Observation report: Also the total lunar eclipse of the year 2019 was a really wonderful one, even for me it wasn’t that nice as I hoped because some days before I got sick by a flu. Therefore I was able to enjoy just some shorter time of the eclipse. At this point many thanks to my brother who took most of the pictures you can find below this report. The winter finally arrived also here in the west of Germany and the lunar eclipse started with weather conditions of -7 degrees and dry cold air. That was really important for the equipment because more moist air would have caused horrible icing for sure and would have been prevent to took these wonderful pictures. Even with this frosty air there was also frostwork on the outside of telescopes and cameras, but the lenses most of the time were free. The most positive effect of this weather conditions was of course that there wasn’t any chance some cloud could have been appeared. Due to the flu I just stayed outside some more minutes during the totality, of course dressed like an astronaut with really good winter clothes. Such weather conditions with a lunar eclipse I really never had before but I am really happy that all worked well and that this was another amazing lunar eclipse we can remember back now.
The first images were taken at about 4.42 am, about 9 minutes after the beginning of the partial eclipse. The umbra of the Earth was already clearly visible. It’s always just amazing, when all the phases of the moon which you see usually during a half month are happening in just about one hour until the totality starts. The partial eclipse continued and the moon waned more and more. While that already shortly after 5 am there was the red colour of the moon visible on pictures, which were made by longer exposure time. At 5.30 am it remained just a narrow part of the moon being lightened up directly by the sun because until the start of the totality there were just about 10 minutes left. Here the first wonderful images were possible with the ruddy moon the stars around. At 5.36 am there was just a very narrow part on the moon with direct sunlight and alongside these the beautiful and special color with a mix of purple and blue appeared. I was able to capture and observe it also during the last total lunar eclipses and have to say, that this moment is together with totality one of my favorite moments.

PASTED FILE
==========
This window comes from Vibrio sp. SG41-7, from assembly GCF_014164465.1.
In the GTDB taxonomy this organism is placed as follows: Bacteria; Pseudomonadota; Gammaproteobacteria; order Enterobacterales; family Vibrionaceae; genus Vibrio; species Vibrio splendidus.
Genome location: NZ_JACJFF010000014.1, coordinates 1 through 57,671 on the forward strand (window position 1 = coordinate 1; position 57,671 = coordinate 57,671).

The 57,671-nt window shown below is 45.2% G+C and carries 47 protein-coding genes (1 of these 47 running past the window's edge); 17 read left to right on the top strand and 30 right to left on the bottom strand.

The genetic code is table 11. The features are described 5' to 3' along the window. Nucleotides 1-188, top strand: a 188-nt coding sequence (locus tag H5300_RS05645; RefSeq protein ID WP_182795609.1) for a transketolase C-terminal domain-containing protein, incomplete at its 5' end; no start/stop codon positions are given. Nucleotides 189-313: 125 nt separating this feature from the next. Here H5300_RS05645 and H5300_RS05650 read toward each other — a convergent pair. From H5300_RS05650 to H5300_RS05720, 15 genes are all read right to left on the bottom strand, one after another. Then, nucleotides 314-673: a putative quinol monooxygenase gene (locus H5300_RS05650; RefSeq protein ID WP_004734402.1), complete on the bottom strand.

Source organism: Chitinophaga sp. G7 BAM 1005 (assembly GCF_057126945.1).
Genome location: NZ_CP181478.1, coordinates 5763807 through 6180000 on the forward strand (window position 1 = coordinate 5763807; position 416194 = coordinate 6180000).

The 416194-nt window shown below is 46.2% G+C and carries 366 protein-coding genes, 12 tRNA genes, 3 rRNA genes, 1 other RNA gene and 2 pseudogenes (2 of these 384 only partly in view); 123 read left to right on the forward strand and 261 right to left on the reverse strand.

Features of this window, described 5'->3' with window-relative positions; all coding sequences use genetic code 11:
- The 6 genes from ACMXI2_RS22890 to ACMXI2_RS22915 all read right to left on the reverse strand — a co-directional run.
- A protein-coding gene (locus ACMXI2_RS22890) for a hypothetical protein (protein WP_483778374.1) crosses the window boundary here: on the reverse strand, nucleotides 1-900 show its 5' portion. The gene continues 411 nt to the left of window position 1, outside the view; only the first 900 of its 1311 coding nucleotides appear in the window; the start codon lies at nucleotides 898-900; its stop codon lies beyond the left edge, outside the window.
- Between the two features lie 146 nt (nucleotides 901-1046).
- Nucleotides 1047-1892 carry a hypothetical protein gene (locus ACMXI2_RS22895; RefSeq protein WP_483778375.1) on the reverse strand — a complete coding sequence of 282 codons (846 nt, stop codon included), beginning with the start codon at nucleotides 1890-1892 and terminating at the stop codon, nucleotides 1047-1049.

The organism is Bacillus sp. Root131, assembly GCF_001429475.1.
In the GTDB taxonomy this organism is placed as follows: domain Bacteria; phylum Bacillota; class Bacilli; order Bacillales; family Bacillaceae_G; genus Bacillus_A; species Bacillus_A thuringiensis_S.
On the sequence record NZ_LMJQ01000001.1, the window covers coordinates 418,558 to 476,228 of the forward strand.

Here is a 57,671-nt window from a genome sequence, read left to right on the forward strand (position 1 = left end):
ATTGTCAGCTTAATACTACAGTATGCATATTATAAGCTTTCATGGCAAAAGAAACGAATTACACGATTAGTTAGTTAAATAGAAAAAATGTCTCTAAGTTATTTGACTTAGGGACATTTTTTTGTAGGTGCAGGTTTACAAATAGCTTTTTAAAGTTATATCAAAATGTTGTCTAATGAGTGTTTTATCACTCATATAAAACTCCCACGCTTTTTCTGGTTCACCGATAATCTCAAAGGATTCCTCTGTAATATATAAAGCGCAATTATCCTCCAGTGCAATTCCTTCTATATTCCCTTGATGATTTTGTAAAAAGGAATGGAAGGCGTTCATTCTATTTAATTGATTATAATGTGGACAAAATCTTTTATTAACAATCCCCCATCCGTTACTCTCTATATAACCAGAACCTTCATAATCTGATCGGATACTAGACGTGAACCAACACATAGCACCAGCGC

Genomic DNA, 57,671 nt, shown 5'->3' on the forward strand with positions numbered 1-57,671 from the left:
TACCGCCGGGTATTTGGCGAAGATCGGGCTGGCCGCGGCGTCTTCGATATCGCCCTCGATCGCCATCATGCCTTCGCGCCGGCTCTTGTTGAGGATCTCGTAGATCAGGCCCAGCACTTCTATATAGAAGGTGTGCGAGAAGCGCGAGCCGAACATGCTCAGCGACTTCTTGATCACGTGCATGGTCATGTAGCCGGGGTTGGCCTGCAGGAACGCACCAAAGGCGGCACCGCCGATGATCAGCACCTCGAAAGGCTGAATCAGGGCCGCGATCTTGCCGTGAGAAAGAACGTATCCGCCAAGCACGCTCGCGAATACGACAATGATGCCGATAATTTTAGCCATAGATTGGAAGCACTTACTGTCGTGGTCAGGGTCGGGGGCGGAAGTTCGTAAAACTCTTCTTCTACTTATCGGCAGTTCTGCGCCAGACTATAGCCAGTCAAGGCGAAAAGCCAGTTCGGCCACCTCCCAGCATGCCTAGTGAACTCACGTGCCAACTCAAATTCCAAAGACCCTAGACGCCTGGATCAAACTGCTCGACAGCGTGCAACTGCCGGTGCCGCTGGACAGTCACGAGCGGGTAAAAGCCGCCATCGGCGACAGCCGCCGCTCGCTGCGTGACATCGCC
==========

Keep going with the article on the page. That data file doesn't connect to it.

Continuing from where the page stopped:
Perfectly on time at 5.40 am, of course about these topics there are never any delays, the totality had started and the moon appeared without any direct sunlight in a breathtaking and just beautiful ruddy colour. It was easily visible, that todays lunar eclipse was a brighter one than the last one in summer 2018. With the unaided eye the moon was shining in a bright-ruddy colour between some visible stars, also really nice with the surrounding buildings and trees. With a height of little more than 20° above the horizon the height was very comfortable to observe and to enjoy. During the totality, which I followed also some time outside with my clothes I bought for my past travel to Northern Norway in winter, it was time to search for some good motives for the red moon. Because the observation did take place in the garden the possibilities weren’t that much, but I think we were able to find some good ones. Of course it’s also important, to take some time to just look up towards that wonderful moon and to enjoy it then. It’s always a very special moment to see that ruddy moon, together with the surroundings and the stars. Different to the last summer, it was also a little bit more easy to spot the dimmed moon through the telescope.